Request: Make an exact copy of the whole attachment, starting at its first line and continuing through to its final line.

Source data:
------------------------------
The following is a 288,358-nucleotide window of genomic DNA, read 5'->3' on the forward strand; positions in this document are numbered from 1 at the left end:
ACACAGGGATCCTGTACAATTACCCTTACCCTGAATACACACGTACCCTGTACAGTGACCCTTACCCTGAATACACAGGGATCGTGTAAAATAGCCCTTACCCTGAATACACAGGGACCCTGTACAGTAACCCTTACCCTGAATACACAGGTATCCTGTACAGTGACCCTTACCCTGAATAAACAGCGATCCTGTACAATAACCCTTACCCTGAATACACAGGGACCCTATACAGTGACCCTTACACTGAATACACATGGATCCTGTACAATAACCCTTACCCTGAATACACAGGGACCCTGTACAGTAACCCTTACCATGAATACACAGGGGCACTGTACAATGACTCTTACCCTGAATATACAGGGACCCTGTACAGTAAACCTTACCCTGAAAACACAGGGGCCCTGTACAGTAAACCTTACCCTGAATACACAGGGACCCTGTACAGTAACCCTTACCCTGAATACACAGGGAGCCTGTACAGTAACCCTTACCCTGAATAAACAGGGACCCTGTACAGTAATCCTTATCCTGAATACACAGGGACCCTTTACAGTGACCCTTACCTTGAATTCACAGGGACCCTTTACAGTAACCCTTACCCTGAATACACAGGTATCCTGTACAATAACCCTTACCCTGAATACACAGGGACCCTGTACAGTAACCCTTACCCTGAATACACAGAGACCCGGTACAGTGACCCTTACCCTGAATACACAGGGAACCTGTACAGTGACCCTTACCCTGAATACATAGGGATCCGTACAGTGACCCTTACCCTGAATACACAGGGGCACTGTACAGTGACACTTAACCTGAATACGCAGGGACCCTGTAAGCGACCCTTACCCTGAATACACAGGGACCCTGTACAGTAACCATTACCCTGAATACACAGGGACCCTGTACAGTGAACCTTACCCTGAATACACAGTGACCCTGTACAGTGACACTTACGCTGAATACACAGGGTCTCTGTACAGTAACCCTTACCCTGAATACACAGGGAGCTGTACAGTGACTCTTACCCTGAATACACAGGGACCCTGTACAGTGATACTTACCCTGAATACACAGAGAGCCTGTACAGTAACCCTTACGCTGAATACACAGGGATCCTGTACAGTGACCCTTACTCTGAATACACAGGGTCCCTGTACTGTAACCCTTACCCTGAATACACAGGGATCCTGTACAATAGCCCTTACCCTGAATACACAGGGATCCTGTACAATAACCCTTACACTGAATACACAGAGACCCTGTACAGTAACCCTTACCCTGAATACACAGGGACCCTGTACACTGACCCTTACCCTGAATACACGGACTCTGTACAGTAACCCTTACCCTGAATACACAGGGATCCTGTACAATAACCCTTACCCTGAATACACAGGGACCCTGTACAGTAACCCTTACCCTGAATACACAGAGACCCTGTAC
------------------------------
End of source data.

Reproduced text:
The following is a 288,358-nucleotide window of genomic DNA, read 5'->3' on the forward strand; positions in this document are numbered from 1 at the left end:
ACACAGGGATCCTGTACAATTACCCTTACCCTGAATACACACGTACCCTGTACAGTGACCCTTACCCTGAATACACAGGGATCGTGTAAAATAGCCCTTACCCTGAATACACAGGGACCCTGTACAGTAACCCTTACCCTGAATACACAGGTATCCTGTACAGTGACCCTTACCCTGAATAAACAGCGATCCTGTACAATAACCCTTACCCTGAATACACAGGGACCCTATACAGTGACCCTTACACTGAATACACATGGATCCTGTACAATAACCCTTACCCTGAATACACAGGGACCCTGTACAGTAACCCTTACCATGAATACACAGGGGCACTGTACAATGACTCTTACCCTGAATATACAGGGACCCTGTACAGTAAACCTTACCCTGAAAACACAGGGGCCCTGTACAGTAAACCTTACCCTGAATACACAGGGACCCTGTACAGTAACCCTTACCCTGAATACACAGGGAGCCTGTACAGTAACCCTTACCCTGAATAAACAGGGACCCTGTACAGTAATCCTTATCCTGAATACACAGGGACCCTTTACAGTGACCCTTACCTTGAATTCACAGGGACCCTTTACAGTAACCCTTACCCTGAATACACAGGTATCCTGTACAATAACCCTTACCCTGAATACACAGGGACCCTGTACAGTAACCCTTACCCTGAATACACAGAGACCCGGTACAGTGACCCTTACCCTGAATACACAGGGAACCTGTACAGTGACCCTTACCCTGAATACATAGGGATCCGTACAGTGACCCTTACCCTGAATACACAGGGGCACTGTACAGTGACACTTAACCTGAATACGCAGGGACCCTGTAAGCGACCCTTACCCTGAATACACAGGGACCCTGTACAGTAACCATTACCCTGAATACACAGGGACCCTGTACAGTGAACCTTACCCTGAATACACAGTGACCCTGTACAGTGACACTTACGCTGAATACACAGGGTCTCTGTACAGTAACCCTTACCCTGAATACACAGGGAGCTGTACAGTGACTCTTACCCTGAATACACAGGGACCCTGTACAGTGATACTTACCCTGAATACACAGAGAGCCTGTACAGTAACCCTTACGCTGAATACACAGGGATCCTGTACAGTGACCCTTACTCTGAATACACAGGGTCCCTGTACTGTAACCCTTACCCTGAATACACAGGGATCCTGTACAATAGCCCTTACCCTGAATACACAGGGATCCTGTACAATAACCCTTACACTGAATACACAGAGACCCTGTACAGTAACCCTTACCCTGAATACACAGGGACCCTGTACACTGACCCTTACCCTGAATACACGGACTCTGTACAGTAACCCTTACCCTGAATACACAGGGATCCTGTACAATAACCCTTACCCTGAATACACAGGGACCCTGTACAGTAACCCTTACCCTGAATACACAGAGACCCTGTAC